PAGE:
Several members of Congress also realized that improved reimbursement was necessary to ensure the availability of screening mammography. In March 2001, Senator Tom Harkin introduced legislation to return control of the screening mammography reimbursement rate to Congress and to increase this rate to $90 for 1 year. 17-19 During this time, the General Accounting Office (GAO) was to evaluate screening costs to determine whether the $90 rate should be continued. The Harkin-Snowe bill would also have provided government funding to increase the number of radiology resident positions and to train more radiologic technologists. It was anticipated that these provisions would enlarge the workpool of radiologists and radiologic technologists, some of whom could eventually specialize in breast imaging. Unfortunately, the Harkin-Snowe bill was never brought to a Congressional vote. Nevertheless, the national publicity resulting from the RSNA press conference, the meetings with breast cancer advocacy groups, and the introduction of the Harkin-Snowe bill stimulated Medicare to increase the reimbursement rate for screening mammography from $69.23 to $80.73 in 2002. With supporting data from the SBI Mammography Practice Survey, the ACR was able to convince the CMS to increase Medicare reimbursement for diagnostic mammography from $80 to $88 beginning in 10-13,16 Rates increased further over the next several years. Reimbursement rates in the 2005 Medicare fee schedule are listed in Table 1.

Relative cost and cost-effectiveness

Even at a reimbursement rate of $90 per examination and at the current 59% compliance rate for annual screening, screening mammography would represent only 0.41% of all Medicare expenditures. 20 If every woman aged ≥65 years were to have an annual mammogram, such screening would still represent only 0.68% of all Medicare costs. Even if every woman aged ≥40 years were to screen once a year, the cost would represent only 0.43% of all national healthcare expenditures. 20

At present, breast cancer accounts for 3.9% of all causes of death among American women. Allocation of 0.43% of all national health-care costs for screening mammography would be amply justified. In terms of cost per year of life saved, the cost-effectiveness of screening mammography is somewhat higher than that of cervical cancer screening, comparable to treatment for hypertension and screening for osteoporosis, but much less than that for coronary bypass surgery, renal dialysis, or use of automobile seat belts and air bags. 21,22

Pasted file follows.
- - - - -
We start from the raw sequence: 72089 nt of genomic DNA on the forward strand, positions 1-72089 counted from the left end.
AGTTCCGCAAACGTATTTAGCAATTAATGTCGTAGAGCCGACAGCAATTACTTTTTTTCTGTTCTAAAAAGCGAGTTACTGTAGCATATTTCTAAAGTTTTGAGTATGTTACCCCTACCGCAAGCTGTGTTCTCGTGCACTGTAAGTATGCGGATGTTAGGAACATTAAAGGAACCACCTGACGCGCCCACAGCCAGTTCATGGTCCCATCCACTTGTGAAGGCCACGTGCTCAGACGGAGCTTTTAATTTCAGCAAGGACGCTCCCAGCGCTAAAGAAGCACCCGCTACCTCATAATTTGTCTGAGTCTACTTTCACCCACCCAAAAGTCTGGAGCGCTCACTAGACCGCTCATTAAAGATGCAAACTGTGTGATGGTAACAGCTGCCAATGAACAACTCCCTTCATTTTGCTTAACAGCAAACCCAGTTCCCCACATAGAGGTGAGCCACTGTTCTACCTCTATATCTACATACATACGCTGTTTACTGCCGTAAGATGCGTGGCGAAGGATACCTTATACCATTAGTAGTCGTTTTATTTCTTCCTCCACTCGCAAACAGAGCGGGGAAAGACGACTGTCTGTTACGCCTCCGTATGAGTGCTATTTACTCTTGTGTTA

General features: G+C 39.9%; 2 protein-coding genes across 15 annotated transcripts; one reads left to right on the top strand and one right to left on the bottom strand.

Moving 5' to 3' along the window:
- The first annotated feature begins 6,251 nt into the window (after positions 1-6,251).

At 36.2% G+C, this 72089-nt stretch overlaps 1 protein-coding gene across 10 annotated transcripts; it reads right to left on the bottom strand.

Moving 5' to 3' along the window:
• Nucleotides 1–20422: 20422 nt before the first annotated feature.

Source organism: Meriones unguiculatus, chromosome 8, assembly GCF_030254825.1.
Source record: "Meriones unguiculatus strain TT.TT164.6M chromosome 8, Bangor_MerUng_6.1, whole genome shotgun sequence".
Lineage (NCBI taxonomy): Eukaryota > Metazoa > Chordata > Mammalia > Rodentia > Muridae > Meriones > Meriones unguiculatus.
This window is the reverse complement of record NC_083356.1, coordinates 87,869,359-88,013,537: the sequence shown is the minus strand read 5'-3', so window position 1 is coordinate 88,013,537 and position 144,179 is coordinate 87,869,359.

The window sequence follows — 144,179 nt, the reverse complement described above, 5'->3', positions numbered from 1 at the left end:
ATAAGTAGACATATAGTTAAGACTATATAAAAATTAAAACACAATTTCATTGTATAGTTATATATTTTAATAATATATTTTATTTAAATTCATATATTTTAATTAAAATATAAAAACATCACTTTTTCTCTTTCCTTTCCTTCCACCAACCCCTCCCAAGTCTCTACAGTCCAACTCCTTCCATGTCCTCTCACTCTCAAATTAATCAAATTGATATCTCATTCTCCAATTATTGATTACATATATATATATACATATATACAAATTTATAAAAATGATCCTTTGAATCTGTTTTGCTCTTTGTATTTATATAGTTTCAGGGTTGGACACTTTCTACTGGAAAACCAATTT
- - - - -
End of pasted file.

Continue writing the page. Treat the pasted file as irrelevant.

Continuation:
Strategies to improve efficiency and productivity

While the ACR and other national organizations work to increase mammography reimbursement, there are also strategies that individual radiology groups may implement to affect their own profits or losses for breast imaging. 23-26 One solution might be to accept only self-paying patients. By law, all Medicare-participating providers must agree to accept the Medicare fee as payment in full. If radiologists prefer not to participate in the Medicare plan, they should know that recent regulations have placed limits on the amount of out-of-pocket fees that can be charged to a Medicare patient by a nonparticipating provider. Radiologists who do not accept Medicare should also know that proper coding and billing can increase reimbursement and that this requires a complete understanding of the Medicare reimbursement system. 27 Radiologists who choose to accept payments from third parties other than Medicare should know that some, but not all, carriers permit balance billing.

A second option is to perform more interventional procedures. Reimbursement rates for percutaneous biopsy and aspiration are higher than those for mammography. In their efforts to perform more interventional procedures, radiologists must discourage biopsy of Breast Imaging Reporting and Data System (BI-RADS) 2 and 3 lesions. Radiologist time for performing an interventional procedure should be kept to a minimum by having the procedure room set up and the patient ready beforehand. A technologist or medical assistant should be with the patient at that time.